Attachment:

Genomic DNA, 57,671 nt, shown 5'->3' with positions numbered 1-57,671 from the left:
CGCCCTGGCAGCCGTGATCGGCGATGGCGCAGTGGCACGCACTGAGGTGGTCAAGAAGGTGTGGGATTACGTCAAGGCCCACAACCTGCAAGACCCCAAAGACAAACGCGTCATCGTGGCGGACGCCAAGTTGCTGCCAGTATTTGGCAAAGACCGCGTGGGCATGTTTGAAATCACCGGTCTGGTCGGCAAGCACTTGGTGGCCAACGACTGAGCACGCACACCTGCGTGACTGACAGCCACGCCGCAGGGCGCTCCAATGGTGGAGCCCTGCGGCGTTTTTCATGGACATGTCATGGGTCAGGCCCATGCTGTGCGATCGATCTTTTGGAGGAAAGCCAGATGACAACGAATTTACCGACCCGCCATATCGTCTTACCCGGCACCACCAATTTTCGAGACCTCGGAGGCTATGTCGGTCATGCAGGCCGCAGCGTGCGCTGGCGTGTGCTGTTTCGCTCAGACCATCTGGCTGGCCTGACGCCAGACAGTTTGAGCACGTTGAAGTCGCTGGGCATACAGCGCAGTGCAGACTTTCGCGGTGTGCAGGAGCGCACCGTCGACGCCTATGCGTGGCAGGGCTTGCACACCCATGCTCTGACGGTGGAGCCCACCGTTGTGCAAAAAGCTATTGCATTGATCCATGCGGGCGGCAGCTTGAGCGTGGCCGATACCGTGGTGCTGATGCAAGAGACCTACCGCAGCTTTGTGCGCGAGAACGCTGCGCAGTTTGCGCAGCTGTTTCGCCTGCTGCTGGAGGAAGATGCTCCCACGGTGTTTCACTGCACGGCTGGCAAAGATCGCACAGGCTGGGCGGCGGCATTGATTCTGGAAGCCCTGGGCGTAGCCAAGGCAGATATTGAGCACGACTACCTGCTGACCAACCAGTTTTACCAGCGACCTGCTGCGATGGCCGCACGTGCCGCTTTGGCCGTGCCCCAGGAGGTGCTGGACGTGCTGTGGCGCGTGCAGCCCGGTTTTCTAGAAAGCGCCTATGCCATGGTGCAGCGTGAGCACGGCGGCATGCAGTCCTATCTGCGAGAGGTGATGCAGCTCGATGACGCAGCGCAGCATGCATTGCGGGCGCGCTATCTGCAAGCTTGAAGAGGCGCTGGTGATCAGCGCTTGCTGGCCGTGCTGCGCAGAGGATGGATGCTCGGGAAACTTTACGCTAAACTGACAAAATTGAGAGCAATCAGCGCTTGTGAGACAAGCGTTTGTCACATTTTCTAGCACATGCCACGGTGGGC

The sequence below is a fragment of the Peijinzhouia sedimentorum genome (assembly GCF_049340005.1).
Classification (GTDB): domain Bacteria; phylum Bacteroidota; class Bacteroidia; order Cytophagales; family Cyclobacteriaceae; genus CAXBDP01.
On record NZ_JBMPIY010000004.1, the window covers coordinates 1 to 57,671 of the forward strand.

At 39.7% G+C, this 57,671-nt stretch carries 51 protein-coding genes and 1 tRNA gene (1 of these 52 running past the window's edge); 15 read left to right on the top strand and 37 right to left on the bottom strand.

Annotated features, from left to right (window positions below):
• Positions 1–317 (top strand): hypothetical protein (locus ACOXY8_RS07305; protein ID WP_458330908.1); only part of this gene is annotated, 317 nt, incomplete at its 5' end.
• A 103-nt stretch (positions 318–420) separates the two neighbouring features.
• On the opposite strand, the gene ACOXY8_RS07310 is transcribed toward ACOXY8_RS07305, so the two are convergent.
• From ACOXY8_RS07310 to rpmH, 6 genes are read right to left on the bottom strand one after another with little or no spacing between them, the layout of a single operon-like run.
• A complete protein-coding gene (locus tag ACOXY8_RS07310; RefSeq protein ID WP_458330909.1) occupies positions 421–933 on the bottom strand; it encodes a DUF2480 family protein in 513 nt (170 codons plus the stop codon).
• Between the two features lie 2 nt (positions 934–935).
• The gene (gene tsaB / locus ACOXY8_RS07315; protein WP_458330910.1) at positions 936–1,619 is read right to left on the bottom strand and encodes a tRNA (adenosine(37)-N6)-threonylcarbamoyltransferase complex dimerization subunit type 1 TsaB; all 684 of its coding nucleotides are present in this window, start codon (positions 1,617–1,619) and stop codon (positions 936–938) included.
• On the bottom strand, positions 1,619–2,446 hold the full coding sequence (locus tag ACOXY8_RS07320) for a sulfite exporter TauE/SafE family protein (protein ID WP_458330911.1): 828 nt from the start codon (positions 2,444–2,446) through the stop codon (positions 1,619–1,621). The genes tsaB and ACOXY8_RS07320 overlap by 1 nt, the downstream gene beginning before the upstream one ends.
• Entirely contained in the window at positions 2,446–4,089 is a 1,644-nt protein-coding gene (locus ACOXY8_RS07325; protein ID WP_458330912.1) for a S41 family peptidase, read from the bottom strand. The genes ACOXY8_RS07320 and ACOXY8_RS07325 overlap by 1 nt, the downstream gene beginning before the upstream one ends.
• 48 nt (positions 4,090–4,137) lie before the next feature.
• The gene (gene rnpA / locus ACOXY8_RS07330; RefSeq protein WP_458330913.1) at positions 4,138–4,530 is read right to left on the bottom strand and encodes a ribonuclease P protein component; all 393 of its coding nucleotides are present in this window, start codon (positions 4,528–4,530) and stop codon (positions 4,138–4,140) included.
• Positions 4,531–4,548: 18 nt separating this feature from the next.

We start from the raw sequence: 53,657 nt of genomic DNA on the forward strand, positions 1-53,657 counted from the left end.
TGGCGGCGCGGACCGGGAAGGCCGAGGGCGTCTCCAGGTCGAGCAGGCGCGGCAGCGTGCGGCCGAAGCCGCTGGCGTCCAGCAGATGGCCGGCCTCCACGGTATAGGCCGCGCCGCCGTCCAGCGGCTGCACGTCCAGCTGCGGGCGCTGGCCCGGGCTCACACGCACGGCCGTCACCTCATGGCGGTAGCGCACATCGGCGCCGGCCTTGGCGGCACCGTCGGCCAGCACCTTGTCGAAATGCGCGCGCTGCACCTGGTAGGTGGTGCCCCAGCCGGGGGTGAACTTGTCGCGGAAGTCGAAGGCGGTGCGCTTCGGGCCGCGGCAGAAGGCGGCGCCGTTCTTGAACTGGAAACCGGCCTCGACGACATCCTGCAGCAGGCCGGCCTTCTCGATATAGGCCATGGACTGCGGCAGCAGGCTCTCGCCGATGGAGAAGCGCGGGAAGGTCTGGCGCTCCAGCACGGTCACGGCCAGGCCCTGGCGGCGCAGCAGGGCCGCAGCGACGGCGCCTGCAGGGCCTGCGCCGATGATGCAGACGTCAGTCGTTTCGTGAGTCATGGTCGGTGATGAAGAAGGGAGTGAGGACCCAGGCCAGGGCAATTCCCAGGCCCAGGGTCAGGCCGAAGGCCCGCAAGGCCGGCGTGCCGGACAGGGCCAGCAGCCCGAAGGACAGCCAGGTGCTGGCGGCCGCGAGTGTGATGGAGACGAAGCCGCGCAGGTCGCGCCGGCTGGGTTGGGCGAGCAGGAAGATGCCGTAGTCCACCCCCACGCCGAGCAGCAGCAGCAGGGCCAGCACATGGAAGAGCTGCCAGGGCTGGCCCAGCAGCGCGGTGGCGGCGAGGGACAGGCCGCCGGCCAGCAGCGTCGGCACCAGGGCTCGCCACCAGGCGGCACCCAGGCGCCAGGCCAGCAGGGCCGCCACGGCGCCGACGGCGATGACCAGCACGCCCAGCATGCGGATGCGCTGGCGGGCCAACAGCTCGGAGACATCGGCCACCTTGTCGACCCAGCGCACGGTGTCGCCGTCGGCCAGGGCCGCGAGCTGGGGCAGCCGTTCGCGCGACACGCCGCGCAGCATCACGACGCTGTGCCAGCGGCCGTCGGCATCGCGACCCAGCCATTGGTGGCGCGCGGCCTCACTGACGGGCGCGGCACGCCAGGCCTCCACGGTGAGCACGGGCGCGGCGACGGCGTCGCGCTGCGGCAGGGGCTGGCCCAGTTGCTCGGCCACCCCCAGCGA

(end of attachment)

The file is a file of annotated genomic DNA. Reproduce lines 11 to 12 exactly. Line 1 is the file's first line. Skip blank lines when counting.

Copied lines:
• From ACOXY8_RS07310 to rpmH, 6 genes are read right to left on the bottom strand one after another with little or no spacing between them, the layout of a single operon-like run.
• A complete protein-coding gene (locus tag ACOXY8_RS07310; RefSeq protein ID WP_458330909.1) occupies positions 421–933 on the bottom strand; it encodes a DUF2480 family protein in 513 nt (170 codons plus the stop codon).